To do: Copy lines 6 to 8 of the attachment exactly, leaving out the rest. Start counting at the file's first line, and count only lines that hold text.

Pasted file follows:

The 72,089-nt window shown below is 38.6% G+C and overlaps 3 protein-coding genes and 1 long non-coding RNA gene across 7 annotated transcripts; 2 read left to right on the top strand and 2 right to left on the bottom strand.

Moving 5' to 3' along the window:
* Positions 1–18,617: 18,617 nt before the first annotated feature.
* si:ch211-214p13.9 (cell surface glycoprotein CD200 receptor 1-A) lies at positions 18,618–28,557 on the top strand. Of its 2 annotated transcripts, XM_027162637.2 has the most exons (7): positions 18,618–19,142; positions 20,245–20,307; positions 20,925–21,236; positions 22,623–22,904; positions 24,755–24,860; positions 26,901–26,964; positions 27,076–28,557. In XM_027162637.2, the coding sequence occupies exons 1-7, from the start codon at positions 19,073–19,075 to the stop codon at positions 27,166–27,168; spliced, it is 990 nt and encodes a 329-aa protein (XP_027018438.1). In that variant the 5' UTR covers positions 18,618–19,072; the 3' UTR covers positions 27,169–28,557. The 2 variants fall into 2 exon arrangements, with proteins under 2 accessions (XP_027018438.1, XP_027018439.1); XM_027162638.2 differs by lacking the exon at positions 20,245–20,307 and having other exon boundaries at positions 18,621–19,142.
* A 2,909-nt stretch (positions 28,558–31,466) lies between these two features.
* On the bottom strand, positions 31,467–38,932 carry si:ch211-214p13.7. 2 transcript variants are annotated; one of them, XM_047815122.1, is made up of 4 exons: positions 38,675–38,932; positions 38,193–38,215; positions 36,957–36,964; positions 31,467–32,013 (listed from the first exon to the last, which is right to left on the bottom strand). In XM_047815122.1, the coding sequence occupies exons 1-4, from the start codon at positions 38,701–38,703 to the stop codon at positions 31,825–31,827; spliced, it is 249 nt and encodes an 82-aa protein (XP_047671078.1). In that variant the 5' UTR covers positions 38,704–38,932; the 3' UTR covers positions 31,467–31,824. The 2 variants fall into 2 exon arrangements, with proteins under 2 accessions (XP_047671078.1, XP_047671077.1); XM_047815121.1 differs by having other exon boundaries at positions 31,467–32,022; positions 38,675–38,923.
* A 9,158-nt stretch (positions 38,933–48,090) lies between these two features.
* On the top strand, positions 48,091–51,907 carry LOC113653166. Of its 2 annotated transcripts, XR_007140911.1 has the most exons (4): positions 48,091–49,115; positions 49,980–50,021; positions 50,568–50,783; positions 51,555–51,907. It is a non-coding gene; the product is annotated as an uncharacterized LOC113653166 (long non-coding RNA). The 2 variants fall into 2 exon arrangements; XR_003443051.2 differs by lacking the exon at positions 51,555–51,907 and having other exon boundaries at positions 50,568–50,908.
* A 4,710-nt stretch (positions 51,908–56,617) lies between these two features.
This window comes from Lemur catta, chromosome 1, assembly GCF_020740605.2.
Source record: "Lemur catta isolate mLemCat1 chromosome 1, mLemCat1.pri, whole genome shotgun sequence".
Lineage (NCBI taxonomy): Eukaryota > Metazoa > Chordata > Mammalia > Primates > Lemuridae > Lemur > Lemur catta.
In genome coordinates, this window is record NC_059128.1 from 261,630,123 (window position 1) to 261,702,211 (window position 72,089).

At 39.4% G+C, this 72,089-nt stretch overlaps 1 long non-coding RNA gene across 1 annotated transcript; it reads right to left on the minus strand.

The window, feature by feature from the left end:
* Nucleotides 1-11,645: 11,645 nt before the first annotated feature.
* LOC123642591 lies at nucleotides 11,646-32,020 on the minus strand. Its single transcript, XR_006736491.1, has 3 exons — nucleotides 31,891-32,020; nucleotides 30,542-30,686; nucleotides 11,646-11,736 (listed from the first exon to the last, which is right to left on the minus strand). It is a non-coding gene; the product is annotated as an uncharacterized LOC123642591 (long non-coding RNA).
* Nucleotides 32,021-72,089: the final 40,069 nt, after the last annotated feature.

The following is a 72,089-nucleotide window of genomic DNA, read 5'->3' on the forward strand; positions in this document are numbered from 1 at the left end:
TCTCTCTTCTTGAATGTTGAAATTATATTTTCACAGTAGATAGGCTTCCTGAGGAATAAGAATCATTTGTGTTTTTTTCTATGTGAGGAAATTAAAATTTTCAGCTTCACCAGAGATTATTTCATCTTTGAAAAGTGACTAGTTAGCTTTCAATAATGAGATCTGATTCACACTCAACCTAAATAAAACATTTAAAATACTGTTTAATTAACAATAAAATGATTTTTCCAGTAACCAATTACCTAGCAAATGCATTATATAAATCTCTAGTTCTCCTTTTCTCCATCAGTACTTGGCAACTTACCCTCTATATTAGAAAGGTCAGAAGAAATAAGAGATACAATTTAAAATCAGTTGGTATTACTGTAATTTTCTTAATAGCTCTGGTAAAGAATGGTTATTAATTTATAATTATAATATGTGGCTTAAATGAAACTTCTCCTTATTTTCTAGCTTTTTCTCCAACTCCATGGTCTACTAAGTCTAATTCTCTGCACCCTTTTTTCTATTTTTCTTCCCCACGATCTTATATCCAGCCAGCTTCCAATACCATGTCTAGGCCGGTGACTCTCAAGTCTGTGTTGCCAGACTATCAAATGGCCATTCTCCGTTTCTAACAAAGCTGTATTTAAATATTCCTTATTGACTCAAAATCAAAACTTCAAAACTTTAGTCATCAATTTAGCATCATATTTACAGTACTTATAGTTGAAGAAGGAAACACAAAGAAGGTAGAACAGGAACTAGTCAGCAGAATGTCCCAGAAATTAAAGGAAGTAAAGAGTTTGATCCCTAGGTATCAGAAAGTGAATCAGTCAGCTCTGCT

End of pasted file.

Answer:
* On the bottom strand, positions 31,467–38,932 carry si:ch211-214p13.7. 2 transcript variants are annotated; one of them, XM_047815122.1, is made up of 4 exons: positions 38,675–38,932; positions 38,193–38,215; positions 36,957–36,964; positions 31,467–32,013 (listed from the first exon to the last, which is right to left on the bottom strand). In XM_047815122.1, the coding sequence occupies exons 1-4, from the start codon at positions 38,701–38,703 to the stop codon at positions 31,825–31,827; spliced, it is 249 nt and encodes an 82-aa protein (XP_047671078.1). In that variant the 5' UTR covers positions 38,704–38,932; the 3' UTR covers positions 31,467–31,824. The 2 variants fall into 2 exon arrangements, with proteins under 2 accessions (XP_047671078.1, XP_047671077.1); XM_047815121.1 differs by having other exon boundaries at positions 31,467–32,022; positions 38,675–38,923.
* A 9,158-nt stretch (positions 38,933–48,090) lies between these two features.
* On the top strand, positions 48,091–51,907 carry LOC113653166. Of its 2 annotated transcripts, XR_007140911.1 has the most exons (4): positions 48,091–49,115; positions 49,980–50,021; positions 50,568–50,783; positions 51,555–51,907. It is a non-coding gene; the product is annotated as an uncharacterized LOC113653166 (long non-coding RNA). The 2 variants fall into 2 exon arrangements; XR_003443051.2 differs by lacking the exon at positions 51,555–51,907 and having other exon boundaries at positions 50,568–50,908.